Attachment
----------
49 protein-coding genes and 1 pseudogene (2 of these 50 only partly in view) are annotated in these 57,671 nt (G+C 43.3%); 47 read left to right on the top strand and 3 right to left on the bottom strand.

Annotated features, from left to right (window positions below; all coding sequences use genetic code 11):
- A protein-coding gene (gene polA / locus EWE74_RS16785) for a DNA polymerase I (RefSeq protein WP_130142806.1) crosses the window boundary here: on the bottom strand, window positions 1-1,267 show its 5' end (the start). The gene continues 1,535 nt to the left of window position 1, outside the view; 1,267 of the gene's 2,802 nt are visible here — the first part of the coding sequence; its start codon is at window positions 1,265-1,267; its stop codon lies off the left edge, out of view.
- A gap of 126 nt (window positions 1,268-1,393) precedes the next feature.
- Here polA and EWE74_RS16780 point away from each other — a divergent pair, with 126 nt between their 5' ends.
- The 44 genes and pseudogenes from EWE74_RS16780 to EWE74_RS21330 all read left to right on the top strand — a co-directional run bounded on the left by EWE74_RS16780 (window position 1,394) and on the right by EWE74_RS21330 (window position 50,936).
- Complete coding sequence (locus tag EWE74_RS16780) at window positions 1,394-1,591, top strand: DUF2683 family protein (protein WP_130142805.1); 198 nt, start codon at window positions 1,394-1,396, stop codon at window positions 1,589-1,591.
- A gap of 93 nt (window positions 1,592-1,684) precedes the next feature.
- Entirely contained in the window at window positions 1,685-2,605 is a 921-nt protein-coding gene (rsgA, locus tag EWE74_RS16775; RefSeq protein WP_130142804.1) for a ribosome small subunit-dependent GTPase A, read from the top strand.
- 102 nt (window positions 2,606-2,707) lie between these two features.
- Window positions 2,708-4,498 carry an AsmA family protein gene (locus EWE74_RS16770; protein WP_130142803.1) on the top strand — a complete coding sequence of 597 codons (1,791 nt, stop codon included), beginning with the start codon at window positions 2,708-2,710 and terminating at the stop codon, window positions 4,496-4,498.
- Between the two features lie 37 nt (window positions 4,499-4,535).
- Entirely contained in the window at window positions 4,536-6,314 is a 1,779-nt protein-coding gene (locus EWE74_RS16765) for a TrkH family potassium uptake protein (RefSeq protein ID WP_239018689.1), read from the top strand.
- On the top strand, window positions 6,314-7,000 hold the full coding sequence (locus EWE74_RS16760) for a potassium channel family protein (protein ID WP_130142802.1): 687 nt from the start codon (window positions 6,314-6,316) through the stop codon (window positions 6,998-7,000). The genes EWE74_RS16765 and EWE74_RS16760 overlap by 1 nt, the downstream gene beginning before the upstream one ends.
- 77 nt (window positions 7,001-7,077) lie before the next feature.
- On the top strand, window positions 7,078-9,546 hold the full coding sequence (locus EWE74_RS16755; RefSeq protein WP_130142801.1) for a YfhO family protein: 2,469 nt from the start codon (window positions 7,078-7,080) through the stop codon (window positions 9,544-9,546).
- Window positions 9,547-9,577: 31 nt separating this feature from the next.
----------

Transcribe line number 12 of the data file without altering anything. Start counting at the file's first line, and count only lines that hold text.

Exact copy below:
- Between the two features lie 37 nt (window positions 4,499-4,535).